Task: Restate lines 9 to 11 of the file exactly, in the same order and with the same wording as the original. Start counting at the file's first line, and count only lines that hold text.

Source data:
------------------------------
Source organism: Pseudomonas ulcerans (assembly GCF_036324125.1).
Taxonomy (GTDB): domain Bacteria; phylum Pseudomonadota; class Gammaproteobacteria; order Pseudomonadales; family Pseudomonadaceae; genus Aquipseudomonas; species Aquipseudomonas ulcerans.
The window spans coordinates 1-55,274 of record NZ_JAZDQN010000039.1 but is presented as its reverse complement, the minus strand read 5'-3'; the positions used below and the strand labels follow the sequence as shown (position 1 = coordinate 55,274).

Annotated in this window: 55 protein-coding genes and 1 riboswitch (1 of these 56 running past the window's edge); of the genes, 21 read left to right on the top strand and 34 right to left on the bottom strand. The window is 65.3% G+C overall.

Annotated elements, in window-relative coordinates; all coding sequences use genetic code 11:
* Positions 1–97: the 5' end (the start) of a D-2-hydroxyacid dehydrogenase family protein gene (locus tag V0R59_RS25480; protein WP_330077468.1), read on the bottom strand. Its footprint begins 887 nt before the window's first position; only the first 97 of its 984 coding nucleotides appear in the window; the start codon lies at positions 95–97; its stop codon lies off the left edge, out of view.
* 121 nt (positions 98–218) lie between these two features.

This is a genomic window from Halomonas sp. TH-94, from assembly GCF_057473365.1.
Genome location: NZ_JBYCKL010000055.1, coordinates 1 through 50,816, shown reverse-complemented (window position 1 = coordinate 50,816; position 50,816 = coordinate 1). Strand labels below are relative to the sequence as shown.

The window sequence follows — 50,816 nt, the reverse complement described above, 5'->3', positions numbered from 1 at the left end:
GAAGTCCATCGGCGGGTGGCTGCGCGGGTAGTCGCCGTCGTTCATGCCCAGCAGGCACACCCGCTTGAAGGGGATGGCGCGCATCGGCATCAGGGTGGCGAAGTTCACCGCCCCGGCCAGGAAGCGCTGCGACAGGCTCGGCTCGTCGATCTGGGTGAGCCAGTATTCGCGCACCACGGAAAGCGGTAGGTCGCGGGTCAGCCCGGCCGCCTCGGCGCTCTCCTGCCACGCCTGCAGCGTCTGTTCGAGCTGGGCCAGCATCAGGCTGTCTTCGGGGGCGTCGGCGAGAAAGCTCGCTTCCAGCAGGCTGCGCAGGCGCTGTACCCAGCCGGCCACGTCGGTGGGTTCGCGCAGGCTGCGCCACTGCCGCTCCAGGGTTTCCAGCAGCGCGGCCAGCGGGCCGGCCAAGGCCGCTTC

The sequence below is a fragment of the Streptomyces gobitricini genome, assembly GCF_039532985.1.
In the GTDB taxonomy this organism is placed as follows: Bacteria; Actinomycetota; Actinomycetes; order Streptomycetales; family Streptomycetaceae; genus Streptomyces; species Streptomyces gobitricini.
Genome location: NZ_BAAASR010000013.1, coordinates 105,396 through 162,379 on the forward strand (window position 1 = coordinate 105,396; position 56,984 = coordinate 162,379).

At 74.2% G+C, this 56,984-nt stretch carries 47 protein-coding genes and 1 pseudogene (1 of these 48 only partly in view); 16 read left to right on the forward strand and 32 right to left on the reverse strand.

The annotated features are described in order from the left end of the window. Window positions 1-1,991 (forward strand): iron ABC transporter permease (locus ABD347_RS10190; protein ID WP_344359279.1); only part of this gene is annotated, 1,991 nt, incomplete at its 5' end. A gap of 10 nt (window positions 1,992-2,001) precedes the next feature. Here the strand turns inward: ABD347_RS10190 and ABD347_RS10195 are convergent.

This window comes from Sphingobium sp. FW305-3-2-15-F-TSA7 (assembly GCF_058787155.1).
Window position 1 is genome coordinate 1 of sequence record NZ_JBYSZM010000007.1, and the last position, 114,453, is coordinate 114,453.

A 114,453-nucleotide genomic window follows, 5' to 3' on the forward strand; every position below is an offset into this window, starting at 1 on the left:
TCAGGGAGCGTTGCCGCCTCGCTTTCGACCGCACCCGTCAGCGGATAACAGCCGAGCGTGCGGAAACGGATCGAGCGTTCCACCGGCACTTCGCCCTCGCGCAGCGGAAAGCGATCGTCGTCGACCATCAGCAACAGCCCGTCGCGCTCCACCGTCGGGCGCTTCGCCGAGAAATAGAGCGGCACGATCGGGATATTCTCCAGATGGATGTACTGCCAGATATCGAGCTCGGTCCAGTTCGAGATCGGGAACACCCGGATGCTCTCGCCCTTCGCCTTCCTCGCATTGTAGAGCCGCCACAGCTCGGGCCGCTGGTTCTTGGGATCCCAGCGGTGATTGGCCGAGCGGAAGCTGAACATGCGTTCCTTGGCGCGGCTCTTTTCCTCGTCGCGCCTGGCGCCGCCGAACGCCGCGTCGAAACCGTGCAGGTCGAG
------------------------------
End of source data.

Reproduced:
Genome location: NZ_JBYCKL010000055.1, coordinates 1 through 50,816, shown reverse-complemented (window position 1 = coordinate 50,816; position 50,816 = coordinate 1). Strand labels below are relative to the sequence as shown.

The window sequence follows — 50,816 nt, the reverse complement described above, 5'->3', positions numbered from 1 at the left end:
GAAGTCCATCGGCGGGTGGCTGCGCGGGTAGTCGCCGTCGTTCATGCCCAGCAGGCACACCCGCTTGAAGGGGATGGCGCGCATCGGCATCAGGGTGGCGAAGTTCACCGCCCCGGCCAGGAAGCGCTGCGACAGGCTCGGCTCGTCGATCTGGGTGAGCCAGTATTCGCGCACCACGGAAAGCGGTAGGTCGCGGGTCAGCCCGGCCGCCTCGGCGCTCTCCTGCCACGCCTGCAGCGTCTGTTCGAGCTGGGCCAGCATCAGGCTGTCTTCGGGGGCGTCGGCGAGAAAGCTCGCTTCCAGCAGGCTGCGCAGGCGCTGTACCCAGCCGGCCACGTCGGTGGGTTCGCGCAGGCTGCGCCACTGCCGCTCCAGGGTTTCCAGCAGCGCGGCCAGCGGGCCGGCCAAGGCCGCTTC